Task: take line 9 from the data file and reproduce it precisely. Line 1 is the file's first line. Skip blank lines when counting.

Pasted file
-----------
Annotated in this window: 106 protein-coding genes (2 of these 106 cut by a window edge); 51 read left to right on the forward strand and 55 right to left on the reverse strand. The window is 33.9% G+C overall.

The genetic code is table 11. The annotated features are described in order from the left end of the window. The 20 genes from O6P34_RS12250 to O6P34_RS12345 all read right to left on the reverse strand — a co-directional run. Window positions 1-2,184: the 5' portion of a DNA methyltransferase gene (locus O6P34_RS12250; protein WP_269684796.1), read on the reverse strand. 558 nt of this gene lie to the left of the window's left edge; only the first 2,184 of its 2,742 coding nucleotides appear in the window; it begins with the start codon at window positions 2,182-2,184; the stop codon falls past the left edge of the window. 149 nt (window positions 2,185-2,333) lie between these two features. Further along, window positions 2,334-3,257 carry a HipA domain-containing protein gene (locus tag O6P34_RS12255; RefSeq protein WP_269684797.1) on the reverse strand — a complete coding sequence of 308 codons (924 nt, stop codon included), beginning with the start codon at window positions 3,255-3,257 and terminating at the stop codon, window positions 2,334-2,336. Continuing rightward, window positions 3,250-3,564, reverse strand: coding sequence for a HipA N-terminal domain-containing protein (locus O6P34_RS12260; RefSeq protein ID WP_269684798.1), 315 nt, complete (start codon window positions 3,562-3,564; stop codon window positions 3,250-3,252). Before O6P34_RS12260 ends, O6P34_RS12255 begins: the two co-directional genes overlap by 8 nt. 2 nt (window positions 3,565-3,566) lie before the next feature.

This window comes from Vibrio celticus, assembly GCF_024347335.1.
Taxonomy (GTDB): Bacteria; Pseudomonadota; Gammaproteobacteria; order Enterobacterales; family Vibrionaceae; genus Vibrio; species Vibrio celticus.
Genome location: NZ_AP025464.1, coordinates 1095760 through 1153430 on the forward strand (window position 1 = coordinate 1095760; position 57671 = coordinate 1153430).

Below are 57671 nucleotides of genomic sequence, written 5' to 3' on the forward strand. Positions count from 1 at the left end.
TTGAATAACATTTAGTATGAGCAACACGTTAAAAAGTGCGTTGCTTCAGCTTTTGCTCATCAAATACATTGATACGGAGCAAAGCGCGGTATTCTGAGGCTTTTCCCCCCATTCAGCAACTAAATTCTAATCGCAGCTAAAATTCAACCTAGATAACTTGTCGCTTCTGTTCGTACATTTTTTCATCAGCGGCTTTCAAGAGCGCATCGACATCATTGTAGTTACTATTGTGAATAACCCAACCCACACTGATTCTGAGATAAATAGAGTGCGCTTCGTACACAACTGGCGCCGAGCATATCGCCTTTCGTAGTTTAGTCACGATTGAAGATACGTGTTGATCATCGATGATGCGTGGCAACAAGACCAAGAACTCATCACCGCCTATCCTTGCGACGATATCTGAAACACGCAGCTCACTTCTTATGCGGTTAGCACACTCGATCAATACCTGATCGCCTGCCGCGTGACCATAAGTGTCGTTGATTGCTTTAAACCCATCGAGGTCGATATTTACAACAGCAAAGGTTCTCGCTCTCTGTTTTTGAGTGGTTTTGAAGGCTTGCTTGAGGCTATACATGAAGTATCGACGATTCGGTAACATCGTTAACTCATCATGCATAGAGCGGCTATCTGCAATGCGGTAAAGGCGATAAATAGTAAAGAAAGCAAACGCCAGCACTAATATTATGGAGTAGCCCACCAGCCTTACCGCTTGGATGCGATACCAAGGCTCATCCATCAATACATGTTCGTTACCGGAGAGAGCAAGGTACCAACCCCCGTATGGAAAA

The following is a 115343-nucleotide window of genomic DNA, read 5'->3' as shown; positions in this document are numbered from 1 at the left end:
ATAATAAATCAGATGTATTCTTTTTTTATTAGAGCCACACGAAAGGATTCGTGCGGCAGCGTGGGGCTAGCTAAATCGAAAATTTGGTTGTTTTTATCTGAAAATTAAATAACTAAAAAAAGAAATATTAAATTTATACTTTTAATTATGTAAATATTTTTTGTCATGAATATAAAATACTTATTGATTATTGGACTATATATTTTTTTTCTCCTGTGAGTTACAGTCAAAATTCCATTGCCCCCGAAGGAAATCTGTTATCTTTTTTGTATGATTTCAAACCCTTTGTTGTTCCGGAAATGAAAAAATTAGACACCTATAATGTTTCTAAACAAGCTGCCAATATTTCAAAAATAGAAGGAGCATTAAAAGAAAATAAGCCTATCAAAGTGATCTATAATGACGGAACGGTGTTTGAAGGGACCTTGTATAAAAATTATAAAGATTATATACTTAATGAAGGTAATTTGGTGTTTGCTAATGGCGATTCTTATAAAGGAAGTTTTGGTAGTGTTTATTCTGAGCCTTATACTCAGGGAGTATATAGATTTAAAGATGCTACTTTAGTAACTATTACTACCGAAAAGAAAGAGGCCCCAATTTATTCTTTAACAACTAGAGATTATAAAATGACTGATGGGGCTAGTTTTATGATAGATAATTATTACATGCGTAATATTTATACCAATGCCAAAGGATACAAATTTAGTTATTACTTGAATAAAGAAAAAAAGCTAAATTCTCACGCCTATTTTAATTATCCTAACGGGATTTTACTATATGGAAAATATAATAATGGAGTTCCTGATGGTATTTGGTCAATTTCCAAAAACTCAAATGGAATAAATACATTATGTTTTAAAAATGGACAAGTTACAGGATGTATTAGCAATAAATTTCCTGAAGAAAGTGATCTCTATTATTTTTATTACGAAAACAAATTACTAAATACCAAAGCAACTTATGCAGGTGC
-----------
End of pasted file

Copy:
ATAATAAATCAGATGTATTCTTTTTTTATTAGAGCCACACGAAAGGATTCGTGCGGCAGCGTGGGGCTAGCTAAATCGAAAATTTGGTTGTTTTTATCTGAAAATTAAATAACTAAAAAAAGAAATATTAAATTTATACTTTTAATTATGTAAATATTTTTTGTCATGAATATAAAATACTTATTGATTATTGGACTATATATTTTTTTTCTCCTGTGAGTTACAGTCAAAATTCCATTGCCCCCGAAGGAAATCTGTTATCTTTTTTGTATGATTTCAAACCCTTTGTTGTTCCGGAAATGAAAAAATTAGACACCTATAATGTTTCTAAACAAGCTGCCAATATTTCAAAAATAGAAGGAGCATTAAAAGAAAATAAGCCTATCAAAGTGATCTATAATGACGGAACGGTGTTTGAAGGGACCTTGTATAAAAATTATAAAGATTATATACTTAATGAAGGTAATTTGGTGTTTGCTAATGGCGATTCTTATAAAGGAAGTTTTGGTAGTGTTTATTCTGAGCCTTATACTCAGGGAGTATATAGATTTAAAGATGCTACTTTAGTAACTATTACTACCGAAAAGAAAGAGGCCCCAATTTATTCTTTAACAACTAGAGATTATAAAATGACTGATGGGGCTAGTTTTATGATAGATAATTATTACATGCGTAATATTTATACCAATGCCAAAGGATACAAATTTAGTTATTACTTGAATAAAGAAAAAAAGCTAAATTCTCACGCCTATTTTAATTATCCTAACGGGATTTTACTATATGGAAAATATAATAATGGAGTTCCTGATGGTATTTGGTCAATTTCCAAAAACTCAAATGGAATAAATACATTATGTTTTAAAAATGGACAAGTTACAGGATGTATTAGCAATAAATTTCCTGAAGAAAGTGATCTCTATTATTTTTATTACGAAAACAAATTACTAAATACCAAAGCAACTTATGCAGGTGC